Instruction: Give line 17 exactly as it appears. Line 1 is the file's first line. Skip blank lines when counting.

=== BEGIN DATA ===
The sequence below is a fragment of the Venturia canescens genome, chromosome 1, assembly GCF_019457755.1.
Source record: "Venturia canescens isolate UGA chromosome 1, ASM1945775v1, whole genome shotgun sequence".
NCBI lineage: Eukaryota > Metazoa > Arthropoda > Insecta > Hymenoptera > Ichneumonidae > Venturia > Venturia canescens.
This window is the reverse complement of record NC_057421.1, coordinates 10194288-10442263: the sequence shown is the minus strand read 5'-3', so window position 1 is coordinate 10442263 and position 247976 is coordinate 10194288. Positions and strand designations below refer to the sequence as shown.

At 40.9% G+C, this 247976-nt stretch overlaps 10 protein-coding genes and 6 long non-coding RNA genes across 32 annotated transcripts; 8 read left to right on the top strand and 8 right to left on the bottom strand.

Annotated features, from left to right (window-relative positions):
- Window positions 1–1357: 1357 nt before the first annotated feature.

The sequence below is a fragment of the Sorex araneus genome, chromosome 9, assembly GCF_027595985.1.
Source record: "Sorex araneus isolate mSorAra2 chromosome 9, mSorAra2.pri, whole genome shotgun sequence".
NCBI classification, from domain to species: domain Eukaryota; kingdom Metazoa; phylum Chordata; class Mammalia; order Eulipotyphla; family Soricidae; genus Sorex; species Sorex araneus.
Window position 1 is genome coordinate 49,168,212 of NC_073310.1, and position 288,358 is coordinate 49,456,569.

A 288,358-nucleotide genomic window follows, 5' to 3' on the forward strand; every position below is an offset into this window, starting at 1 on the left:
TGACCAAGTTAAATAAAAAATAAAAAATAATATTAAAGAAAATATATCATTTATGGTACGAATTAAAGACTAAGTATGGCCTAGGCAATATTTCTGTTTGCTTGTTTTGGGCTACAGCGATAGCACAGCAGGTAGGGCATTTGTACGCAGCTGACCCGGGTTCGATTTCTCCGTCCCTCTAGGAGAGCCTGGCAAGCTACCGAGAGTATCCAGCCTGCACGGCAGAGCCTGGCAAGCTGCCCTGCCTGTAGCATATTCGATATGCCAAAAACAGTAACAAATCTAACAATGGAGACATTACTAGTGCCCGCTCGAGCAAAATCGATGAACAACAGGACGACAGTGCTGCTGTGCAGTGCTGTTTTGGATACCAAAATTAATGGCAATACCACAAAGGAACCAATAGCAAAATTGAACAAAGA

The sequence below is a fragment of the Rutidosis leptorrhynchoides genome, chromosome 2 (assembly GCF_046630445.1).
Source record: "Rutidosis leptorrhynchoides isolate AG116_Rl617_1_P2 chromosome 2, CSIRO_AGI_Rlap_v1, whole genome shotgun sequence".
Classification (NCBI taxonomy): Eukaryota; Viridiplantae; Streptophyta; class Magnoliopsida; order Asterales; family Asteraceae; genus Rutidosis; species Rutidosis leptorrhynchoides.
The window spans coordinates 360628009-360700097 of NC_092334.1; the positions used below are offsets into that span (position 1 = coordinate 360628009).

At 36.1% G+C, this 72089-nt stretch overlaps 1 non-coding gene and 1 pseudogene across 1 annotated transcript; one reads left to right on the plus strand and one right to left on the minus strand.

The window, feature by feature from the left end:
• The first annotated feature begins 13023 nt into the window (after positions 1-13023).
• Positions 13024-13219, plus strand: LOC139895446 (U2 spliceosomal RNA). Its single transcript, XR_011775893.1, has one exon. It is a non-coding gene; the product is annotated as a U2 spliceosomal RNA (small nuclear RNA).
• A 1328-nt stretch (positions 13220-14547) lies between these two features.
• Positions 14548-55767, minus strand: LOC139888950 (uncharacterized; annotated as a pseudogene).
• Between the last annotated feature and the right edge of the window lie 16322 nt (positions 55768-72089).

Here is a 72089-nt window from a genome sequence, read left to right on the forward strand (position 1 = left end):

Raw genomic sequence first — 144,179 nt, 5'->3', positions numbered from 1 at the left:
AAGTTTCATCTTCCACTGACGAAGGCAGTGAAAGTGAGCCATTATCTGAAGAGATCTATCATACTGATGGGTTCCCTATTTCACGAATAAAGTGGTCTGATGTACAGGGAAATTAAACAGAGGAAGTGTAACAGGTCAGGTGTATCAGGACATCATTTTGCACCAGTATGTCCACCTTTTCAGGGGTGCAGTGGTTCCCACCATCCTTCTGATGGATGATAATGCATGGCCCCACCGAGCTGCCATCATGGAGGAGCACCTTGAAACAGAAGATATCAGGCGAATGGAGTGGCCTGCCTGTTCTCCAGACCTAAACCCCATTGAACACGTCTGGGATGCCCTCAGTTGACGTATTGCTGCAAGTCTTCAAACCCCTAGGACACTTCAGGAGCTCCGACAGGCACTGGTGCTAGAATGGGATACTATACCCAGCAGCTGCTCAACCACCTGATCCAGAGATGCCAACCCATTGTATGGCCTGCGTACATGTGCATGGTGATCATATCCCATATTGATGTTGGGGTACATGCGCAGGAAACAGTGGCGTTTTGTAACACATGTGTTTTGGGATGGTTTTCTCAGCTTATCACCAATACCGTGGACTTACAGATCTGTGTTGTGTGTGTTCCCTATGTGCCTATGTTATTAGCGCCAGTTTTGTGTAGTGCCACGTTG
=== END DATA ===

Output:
The window spans coordinates 360628009-360700097 of NC_092334.1; the positions used below are offsets into that span (position 1 = coordinate 360628009).